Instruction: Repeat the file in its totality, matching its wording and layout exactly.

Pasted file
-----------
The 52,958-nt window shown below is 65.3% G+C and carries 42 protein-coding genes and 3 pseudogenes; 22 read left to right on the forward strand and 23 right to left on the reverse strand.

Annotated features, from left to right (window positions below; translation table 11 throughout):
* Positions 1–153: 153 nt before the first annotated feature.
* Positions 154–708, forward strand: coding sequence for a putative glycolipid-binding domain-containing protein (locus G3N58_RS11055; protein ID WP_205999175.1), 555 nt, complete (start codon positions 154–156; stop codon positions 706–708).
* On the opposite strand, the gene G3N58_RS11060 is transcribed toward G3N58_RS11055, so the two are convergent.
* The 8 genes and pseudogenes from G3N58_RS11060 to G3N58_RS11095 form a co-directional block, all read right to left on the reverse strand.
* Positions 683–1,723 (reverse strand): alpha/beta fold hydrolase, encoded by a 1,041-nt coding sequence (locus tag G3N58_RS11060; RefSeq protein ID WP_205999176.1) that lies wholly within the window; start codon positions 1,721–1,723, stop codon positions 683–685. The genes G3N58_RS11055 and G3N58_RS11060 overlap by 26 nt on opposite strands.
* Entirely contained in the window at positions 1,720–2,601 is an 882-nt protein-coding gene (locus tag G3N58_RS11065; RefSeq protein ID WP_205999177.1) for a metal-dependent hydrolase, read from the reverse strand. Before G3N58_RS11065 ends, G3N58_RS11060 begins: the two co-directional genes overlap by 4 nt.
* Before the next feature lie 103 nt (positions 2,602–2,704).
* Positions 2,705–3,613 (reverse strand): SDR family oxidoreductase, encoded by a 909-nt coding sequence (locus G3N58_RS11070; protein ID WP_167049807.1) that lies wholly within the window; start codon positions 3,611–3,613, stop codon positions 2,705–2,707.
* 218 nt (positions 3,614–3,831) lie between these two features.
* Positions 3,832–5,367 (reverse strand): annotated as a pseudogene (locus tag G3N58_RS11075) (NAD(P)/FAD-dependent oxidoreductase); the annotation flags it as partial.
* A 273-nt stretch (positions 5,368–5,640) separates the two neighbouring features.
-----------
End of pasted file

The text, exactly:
The 52,958-nt window shown below is 65.3% G+C and carries 42 protein-coding genes and 3 pseudogenes; 22 read left to right on the forward strand and 23 right to left on the reverse strand.

Annotated features, from left to right (window positions below; translation table 11 throughout):
* Positions 1–153: 153 nt before the first annotated feature.
* Positions 154–708, forward strand: coding sequence for a putative glycolipid-binding domain-containing protein (locus G3N58_RS11055; protein ID WP_205999175.1), 555 nt, complete (start codon positions 154–156; stop codon positions 706–708).
* On the opposite strand, the gene G3N58_RS11060 is transcribed toward G3N58_RS11055, so the two are convergent.
* The 8 genes and pseudogenes from G3N58_RS11060 to G3N58_RS11095 form a co-directional block, all read right to left on the reverse strand.
* Positions 683–1,723 (reverse strand): alpha/beta fold hydrolase, encoded by a 1,041-nt coding sequence (locus tag G3N58_RS11060; RefSeq protein ID WP_205999176.1) that lies wholly within the window; start codon positions 1,721–1,723, stop codon positions 683–685. The genes G3N58_RS11055 and G3N58_RS11060 overlap by 26 nt on opposite strands.
* Entirely contained in the window at positions 1,720–2,601 is an 882-nt protein-coding gene (locus tag G3N58_RS11065; RefSeq protein ID WP_205999177.1) for a metal-dependent hydrolase, read from the reverse strand. Before G3N58_RS11065 ends, G3N58_RS11060 begins: the two co-directional genes overlap by 4 nt.
* Before the next feature lie 103 nt (positions 2,602–2,704).
* Positions 2,705–3,613 (reverse strand): SDR family oxidoreductase, encoded by a 909-nt coding sequence (locus G3N58_RS11070; protein ID WP_167049807.1) that lies wholly within the window; start codon positions 3,611–3,613, stop codon positions 2,705–2,707.
* 218 nt (positions 3,614–3,831) lie between these two features.
* Positions 3,832–5,367 (reverse strand): annotated as a pseudogene (locus tag G3N58_RS11075) (NAD(P)/FAD-dependent oxidoreductase); the annotation flags it as partial.
* A 273-nt stretch (positions 5,368–5,640) separates the two neighbouring features.